Most child custody arrangements aren’t built to last, and if you’ve reached a point where your parenting plan no longer works for your family, you need to understand how to seek a modification. Whether you’ve relocated, are working new hours, or your child’s medical needs have changed, it’s understandable that these life changes might affect your custody arrangement. However, the way in which you amend that arrangement is absolutely crucial. You and your child’s other parent might try to work it out yourselves, and you might find a workable solution, but you should always make it official by making a legally-binding child custody modification.
By seeking an official modification, you can alter your child custody arrangement in the eyes of the court. This is always the best method to use because, even if you and your co-parent get along, it’s in your best interest to have your parenting plan backed by a court official in case any contestations arise.
If you need to adjust your child custody arrangement, make sure you know what warrants a modification and how you can go about obtaining the change you need.
Child Custody Modifications in Iowa
In the state of Iowa, there are several reasons parents might petition the court for an official modification. In order to seek a modification, the parent must prove that there has been a “substantial and material change in circumstances” since the initial decree was ordered.
Examples of substantial changes include:
- Either parent relocates
- Either parent is sent elsewhere for military duty
- The home of a parent becomes unsuitable due to homelessness, the use of drugs or alcohol, unfit roommates or partners, etc.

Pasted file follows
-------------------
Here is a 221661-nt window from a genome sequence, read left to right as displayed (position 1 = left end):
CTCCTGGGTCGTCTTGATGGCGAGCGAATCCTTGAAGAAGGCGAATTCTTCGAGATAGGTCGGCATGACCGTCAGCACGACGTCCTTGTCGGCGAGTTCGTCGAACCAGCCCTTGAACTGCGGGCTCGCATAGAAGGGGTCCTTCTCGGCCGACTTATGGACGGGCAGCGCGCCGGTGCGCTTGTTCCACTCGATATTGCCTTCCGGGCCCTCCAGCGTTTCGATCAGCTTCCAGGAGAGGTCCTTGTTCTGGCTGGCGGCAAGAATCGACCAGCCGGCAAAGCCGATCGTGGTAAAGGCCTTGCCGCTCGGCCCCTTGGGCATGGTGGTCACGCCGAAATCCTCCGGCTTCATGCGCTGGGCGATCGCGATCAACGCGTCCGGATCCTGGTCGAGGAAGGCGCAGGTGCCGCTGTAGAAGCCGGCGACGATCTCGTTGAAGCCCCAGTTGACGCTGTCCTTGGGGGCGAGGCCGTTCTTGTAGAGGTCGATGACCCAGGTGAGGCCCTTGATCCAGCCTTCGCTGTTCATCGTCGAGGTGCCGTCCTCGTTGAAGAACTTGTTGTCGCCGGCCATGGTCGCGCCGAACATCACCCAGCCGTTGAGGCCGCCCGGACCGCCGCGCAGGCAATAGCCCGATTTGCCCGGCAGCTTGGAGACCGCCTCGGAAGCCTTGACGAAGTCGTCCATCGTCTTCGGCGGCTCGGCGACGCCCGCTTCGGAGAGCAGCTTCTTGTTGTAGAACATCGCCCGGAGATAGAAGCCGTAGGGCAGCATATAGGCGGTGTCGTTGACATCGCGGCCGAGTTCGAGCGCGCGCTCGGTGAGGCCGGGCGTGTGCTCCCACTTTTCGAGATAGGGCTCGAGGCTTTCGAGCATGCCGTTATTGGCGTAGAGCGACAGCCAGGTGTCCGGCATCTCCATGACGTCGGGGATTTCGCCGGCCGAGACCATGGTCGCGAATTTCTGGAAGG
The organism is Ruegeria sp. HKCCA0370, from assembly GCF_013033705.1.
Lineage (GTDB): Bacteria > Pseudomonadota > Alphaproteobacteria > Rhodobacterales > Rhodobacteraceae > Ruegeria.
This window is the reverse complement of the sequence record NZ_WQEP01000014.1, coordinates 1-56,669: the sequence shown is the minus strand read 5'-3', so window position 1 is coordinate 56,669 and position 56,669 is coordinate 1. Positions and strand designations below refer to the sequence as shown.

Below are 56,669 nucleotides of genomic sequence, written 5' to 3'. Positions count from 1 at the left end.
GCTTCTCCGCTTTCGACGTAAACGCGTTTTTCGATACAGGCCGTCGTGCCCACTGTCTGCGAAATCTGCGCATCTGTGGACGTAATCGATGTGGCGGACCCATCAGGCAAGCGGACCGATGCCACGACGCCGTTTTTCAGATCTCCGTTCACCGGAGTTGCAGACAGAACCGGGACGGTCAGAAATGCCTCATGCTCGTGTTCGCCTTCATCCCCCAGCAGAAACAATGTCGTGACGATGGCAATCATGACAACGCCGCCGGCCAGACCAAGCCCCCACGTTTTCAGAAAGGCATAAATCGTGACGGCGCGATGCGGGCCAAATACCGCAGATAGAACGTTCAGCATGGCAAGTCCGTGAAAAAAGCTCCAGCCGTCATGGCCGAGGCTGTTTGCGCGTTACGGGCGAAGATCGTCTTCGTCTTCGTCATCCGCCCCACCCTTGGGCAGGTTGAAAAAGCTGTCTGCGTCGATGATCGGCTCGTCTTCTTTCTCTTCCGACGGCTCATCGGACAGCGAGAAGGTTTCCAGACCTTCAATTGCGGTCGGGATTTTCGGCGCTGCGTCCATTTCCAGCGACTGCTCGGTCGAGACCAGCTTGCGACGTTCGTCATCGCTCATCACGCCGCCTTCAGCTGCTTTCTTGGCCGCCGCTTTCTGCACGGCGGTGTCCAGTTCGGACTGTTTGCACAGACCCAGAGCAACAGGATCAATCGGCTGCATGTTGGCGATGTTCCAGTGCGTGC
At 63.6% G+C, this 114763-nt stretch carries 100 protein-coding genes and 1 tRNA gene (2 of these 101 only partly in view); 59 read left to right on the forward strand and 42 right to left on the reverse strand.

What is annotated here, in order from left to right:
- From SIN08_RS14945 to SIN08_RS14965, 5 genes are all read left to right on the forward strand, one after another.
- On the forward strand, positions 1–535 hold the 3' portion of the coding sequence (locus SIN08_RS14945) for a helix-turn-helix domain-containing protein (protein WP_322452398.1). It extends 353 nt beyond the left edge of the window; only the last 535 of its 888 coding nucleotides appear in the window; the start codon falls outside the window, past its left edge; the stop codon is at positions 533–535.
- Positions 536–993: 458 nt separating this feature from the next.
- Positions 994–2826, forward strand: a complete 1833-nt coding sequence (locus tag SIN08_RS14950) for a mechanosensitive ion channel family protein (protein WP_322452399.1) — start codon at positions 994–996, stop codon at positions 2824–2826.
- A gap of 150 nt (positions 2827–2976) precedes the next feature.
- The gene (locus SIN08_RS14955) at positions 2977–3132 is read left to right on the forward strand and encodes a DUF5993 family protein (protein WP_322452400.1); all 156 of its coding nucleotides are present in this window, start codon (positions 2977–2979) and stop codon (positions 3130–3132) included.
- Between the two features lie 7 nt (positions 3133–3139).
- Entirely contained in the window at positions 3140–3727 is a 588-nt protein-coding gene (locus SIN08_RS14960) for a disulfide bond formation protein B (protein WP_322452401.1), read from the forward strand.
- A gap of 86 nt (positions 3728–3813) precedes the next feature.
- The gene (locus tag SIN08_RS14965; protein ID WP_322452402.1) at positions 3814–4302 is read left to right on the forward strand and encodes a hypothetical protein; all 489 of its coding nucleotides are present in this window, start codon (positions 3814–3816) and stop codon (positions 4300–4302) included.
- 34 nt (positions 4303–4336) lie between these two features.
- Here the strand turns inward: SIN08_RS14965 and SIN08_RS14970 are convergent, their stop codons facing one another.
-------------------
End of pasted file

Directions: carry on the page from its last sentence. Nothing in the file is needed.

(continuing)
- The medical needs of the child changes
- A parent is sent to jail
- There is any evidence of child abuse or neglect
There are other conditions that the court may consider substantial enough to warrant a change in custody orders. As a rule, the court will always aim to do whatever is in the best interest of the child, whether that means a modification is necessary or not. If the child is older, the court is also likely to take the child’s option into consideration, which could also affect the outcome of your child custody case.
How To Pursue a Modification
If you wish to obtain a modification, you must petition your local court for a legal child custody or visitation modification. Much like the process you went through to establish your initial child custody arrangement, the court will consider the cases of each parent, the wellbeing of the child, and make a decision based on the child’s best interest.
In order to ensure your interests are protected throughout your child support modification case, it’s absolutely essential that you work with an experienced family law attorney.
Contact The Law Offices of Mark R. Hinshaw, PLCto discuss your case with our Des Moines divorce lawyers.